B. Although this provides an explanation of how "exactly one north Canadian species'" skeletons showed evidence of exposure to hot temperatures, it fails to account for why "many species from differing biological families [that] spanned about two thousand years showed" the same evidence of exposure to hot temperatures.

C. This answer provides an explanation for skeletons showing evidence of experiencing hot temperatures. However, this answer does not explain why this evidence appeared among skeletons whose date "spanned about two thousand years." Further, the fire occurred "a little over 103,000 years ago" while the original argument makes clear that some of the skeletons which showed evidence of experiencing hot temperatures dated after this fire (i.e., the skeletons were from 100,000 years ago and "spanned about two thousand years" while the fire occurred "over 103,000 years ago").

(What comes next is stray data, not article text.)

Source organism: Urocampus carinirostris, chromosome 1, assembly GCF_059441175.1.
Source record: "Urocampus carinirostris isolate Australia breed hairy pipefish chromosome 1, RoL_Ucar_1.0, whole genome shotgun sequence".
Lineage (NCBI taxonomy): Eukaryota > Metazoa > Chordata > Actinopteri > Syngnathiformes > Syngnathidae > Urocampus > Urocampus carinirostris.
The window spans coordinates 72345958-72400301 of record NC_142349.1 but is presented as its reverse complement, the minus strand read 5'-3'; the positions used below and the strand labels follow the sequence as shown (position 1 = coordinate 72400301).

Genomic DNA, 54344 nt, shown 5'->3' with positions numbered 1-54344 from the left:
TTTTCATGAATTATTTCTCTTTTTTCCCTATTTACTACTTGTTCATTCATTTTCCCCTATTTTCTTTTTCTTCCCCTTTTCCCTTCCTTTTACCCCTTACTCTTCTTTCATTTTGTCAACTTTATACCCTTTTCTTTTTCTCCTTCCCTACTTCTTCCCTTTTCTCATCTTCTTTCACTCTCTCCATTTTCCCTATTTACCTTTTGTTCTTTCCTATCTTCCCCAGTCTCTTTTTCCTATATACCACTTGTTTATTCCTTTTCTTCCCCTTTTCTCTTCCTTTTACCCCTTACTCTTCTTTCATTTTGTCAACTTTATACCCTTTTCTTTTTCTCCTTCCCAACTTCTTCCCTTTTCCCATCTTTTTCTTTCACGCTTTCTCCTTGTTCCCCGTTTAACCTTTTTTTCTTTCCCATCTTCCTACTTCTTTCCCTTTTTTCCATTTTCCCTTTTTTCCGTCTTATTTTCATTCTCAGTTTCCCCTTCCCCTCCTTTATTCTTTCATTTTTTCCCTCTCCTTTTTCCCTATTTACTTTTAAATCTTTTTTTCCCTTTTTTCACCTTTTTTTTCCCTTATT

D. The paradox exists in skeletons dating back to 100,000 years ago. Consequently, explaining how a fire (and thus hot temperatures) could have existed "as early as 70,000 years ago" does not explain the paradox. In other words, this answer does not explain how the skeletons of animals 100,000 years old experienced hot temperatures (although it would explain how skeletons 70,000 years old experienced hot temperatures).

E. While this answer does not prove what caused the chared skeletal remains, it "best explains" how the skeletons experienced hot temperatures (i.e., the hunters cut wood and, implied in this, they started fires to cook animals).